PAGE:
The main idea of the article is as follows. The amount of research data is growing exponentially. (Can we say: “the quantity of data is turning into a new quality”?) Then, one day you need to transfer a big amount of data from one data storage facility to another. The data is in files that can be either big or small, and there are many files — more than you can handle manually. Moreover, some files don’t need to be transferred because they are already present on the target system. Also, you are not sitting in either of the facilities: you are at home, in front of your notebook. And you want to start the transfer and go to bed, so that every failed transfer is retried automatically.
So, the solution that the Globus Online team came up with is a sophisticated system that launches the transfer directly between the two facilities, using the GridFTP protocol. Your notebook is only a console to control the process with a Web interface (or a command line). Rather elegant, indeed.
Besides, “the brains”of the system that performs the transfer between the two endpoints are hosted in Amazon EC2 cloud for the highest availability. Of course, this means the system is dependent on the cloud, and will not function without it. But at least it is resilient to failures.
(What made me smile, though, is that the authors are discussing the possibility of integrating the Sneakernet solution into Globus Online — in the era and in the country where research network backbones are running at speeds of 10 Gbps or more. Despite all those examples given on the Sneakernet Wikipedia article, I would still prefer a cable to be laid, even to some remote facilities like telescopes. I believe in the long run the cable would be cheaper to build and maintain).
However, there is something that I feel is missing in this sort of solution. Think of military and civil aviation, or racing cars versus civil cars. The civil aircraft and cars adopt the best practices from their hi-tech counterparts. For example, modern cars borrow their smooth contours from early race cars to ensure that airflow around the car is more laminar, which reduces fuel consumption.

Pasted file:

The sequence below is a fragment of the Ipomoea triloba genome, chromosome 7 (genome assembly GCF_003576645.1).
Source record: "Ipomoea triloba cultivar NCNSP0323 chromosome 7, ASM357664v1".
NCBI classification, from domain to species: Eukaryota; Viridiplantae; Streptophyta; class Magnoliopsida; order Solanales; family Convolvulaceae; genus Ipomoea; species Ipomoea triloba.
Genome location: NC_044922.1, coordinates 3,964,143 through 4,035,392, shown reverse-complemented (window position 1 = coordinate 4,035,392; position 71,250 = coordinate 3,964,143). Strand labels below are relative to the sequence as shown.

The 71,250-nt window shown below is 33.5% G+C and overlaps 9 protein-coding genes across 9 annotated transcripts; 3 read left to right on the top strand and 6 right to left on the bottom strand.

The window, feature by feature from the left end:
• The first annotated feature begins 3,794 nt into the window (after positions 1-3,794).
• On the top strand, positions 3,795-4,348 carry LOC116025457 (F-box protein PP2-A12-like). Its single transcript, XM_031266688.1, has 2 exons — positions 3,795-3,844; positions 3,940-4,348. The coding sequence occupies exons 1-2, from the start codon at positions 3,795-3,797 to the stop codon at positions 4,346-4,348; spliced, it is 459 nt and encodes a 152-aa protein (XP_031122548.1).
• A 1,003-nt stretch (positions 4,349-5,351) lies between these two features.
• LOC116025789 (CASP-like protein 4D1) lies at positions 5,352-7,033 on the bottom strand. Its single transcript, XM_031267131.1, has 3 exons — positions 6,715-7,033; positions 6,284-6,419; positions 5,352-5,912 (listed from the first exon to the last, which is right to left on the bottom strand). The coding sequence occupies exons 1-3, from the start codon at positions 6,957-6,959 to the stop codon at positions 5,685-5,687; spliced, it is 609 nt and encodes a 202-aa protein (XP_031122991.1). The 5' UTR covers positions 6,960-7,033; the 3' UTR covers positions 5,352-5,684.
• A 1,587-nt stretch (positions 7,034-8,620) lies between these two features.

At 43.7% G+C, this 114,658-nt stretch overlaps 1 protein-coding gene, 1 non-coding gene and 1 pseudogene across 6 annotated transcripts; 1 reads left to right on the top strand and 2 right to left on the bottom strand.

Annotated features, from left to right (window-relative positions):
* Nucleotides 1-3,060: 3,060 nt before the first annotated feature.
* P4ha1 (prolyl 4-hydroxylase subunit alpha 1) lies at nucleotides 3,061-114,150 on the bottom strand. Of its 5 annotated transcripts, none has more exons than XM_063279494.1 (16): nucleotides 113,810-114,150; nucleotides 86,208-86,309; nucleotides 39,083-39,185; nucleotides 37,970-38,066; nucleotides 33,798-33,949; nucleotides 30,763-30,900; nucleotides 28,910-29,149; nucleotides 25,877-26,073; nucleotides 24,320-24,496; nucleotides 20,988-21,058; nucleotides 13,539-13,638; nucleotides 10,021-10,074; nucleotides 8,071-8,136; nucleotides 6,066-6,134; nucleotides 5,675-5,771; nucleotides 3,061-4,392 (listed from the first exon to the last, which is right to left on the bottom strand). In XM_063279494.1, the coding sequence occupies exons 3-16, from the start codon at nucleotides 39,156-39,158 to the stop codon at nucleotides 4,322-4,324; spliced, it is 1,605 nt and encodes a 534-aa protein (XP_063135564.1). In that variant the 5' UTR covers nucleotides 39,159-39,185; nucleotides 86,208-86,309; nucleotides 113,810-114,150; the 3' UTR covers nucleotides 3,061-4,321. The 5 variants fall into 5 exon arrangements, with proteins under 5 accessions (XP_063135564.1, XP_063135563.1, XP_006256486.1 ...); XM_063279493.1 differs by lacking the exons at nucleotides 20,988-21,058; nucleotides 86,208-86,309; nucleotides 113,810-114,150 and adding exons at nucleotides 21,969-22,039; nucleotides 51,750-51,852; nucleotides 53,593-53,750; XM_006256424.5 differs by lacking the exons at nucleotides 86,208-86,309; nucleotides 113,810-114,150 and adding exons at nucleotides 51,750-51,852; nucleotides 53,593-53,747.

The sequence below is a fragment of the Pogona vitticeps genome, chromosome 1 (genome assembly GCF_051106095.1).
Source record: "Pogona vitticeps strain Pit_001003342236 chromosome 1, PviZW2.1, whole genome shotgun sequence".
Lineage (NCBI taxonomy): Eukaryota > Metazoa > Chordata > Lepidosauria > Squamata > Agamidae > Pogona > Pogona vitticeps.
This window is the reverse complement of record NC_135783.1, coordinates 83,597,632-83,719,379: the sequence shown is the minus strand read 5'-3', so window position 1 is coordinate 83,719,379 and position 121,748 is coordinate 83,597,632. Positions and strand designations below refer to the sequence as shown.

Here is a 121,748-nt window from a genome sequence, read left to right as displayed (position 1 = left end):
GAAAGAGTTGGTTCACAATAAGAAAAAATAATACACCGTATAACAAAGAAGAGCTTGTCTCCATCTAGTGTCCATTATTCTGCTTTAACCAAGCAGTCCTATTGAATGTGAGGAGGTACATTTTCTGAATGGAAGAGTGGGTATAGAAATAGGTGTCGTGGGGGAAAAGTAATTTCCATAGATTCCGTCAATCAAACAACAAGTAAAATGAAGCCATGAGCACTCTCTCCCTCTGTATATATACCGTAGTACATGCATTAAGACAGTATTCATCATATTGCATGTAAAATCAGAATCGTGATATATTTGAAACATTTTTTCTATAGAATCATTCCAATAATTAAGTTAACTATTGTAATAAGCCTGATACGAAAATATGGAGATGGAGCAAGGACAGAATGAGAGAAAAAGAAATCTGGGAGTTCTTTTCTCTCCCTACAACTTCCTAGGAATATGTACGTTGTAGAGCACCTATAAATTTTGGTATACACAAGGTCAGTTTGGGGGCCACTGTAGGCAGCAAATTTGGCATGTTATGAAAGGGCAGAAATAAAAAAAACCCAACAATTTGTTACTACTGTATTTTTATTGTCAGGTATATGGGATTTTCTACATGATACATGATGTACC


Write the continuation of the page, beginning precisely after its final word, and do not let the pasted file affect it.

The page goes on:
Do we see the same kind of adoption when talking about file transfers? I would argue that. Remember the tool that you use everyday, the Web browser. How do you download big sets of files with your browser? Usually one by one, or hope that the website will provide the archive of all files bundled together. Ability to retry a failed download? In Mozilla Firefox, this still requires user interaction. Ability to download many files in parallel with a single click, or only update changed files (“synchronize directories”), or (automatically) tune TCP parameters? None.
But all features required to implement this have been here for years. Persistent connections (“Keep-alive”) were introduced in HTTP/1.0 (1996), while HTTP Pipelining (useful for fetching small files) was made available in HTTP/1.1 (1999), together with byte serving which allowed to request only part of a document — e.g., the remainder of the failed transfer. The File eXchange Protocol (FXP) — transferring data directly between the two remote endpoints — was described in RFC 959 (see Figure 2) back in 1985.
Parallel FTP or HTTP transfers are now implemented at a higher level — the application level — and are a distinct feature of download managers. In the good old days you could download an entire directory by FTP as one big compressed file. Or nowadays you can use an “mget” command of your FTP client to download multiple files with wildcards. Or you could configure wget to mirror the remote site for you, but transfers will be queued, not parallel.
So many helpful protocols, tools and techniques — but never combined in a single program! I remember that several years ago, out of despair, TACC suggested to transfer files to their Ranger machine with FTP, using an intricate scheme of tunneling a control connection via SSH but sending the file contents in clear text to improve throughput.
Finally, after the HPC community tried these stillborn approaches, it settled with GridFTP. It wasn’t easy to use, and required manual tuning for best results, but at least you could hope to substantially utilize that fat Internet link that your institution had. And now we have that wonderful solution that the blog post started with.
But! How are we going to make the cross-pollination of ideas? How are we going to introduce that high-bandwidth, automatic and resilient directory mirroring into every desktop computer in the world? (Think of sending your entire photo collection to a family member) Are we going to build GridFTP into Web browsers? Most certainly not.
Besides, as you could see from the above analysis, most mechanisms required to achieve that goal were already implemented in separate software tools many years ago. GridFTP and Globus Online will likely remain the tools of HPC community and will not proliferate into desktops.
This tool could utilize security mechanisms like TLS when necessary. For usage in GRID environments, Grid Security Infrastructure and certificates would be utilized instead. And the tool won’t rely on the cloud as its central management post.
Just dreams, but I still hope that the lessons learned from Globus Online would be somehow usable for better data transfer solutions for the rest of us.